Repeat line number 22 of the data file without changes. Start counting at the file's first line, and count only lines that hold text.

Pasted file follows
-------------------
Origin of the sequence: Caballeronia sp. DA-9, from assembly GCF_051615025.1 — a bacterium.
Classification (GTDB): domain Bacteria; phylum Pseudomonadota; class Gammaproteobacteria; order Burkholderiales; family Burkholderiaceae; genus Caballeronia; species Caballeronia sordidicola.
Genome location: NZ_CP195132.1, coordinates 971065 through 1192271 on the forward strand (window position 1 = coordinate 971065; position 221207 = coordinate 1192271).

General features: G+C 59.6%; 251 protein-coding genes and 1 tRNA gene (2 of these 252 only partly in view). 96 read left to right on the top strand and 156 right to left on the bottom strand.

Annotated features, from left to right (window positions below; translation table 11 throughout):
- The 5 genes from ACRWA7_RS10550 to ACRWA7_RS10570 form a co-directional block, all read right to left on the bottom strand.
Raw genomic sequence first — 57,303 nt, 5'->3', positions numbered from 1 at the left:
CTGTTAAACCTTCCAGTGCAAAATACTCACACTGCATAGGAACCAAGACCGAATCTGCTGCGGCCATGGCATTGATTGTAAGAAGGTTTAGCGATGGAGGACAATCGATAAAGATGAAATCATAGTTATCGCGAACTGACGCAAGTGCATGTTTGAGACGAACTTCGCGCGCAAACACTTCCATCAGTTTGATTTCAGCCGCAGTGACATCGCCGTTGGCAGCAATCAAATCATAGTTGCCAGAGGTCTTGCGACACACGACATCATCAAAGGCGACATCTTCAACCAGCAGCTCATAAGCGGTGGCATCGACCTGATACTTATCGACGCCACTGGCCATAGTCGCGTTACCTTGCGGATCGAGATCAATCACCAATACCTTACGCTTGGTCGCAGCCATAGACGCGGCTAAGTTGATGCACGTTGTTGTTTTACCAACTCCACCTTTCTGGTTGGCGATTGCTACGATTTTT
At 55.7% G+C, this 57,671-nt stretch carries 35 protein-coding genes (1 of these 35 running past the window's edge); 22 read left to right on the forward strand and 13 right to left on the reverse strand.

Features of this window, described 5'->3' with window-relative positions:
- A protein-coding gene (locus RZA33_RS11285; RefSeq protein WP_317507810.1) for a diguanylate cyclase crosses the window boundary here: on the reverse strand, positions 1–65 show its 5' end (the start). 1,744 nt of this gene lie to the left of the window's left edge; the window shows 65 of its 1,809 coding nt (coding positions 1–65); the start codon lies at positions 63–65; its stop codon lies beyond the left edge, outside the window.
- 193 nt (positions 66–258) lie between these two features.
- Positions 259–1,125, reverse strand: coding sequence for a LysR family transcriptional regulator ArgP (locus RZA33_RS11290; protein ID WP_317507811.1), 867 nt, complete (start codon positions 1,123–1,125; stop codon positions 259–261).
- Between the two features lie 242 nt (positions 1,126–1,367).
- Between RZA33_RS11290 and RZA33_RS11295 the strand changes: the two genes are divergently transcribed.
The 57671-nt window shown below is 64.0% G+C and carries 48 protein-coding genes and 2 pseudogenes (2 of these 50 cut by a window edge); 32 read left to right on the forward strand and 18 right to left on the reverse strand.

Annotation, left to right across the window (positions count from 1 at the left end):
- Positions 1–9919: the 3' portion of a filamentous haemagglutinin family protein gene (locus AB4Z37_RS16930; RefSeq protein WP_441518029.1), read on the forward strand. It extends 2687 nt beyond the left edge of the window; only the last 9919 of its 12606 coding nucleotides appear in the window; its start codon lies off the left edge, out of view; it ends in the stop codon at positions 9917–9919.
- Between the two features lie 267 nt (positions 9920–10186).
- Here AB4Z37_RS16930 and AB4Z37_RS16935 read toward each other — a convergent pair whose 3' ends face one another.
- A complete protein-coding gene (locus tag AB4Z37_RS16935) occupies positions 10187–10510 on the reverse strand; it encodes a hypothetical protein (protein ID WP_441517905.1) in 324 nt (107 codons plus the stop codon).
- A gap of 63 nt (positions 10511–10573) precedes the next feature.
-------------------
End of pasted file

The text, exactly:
- A gap of 63 nt (positions 10511–10573) precedes the next feature.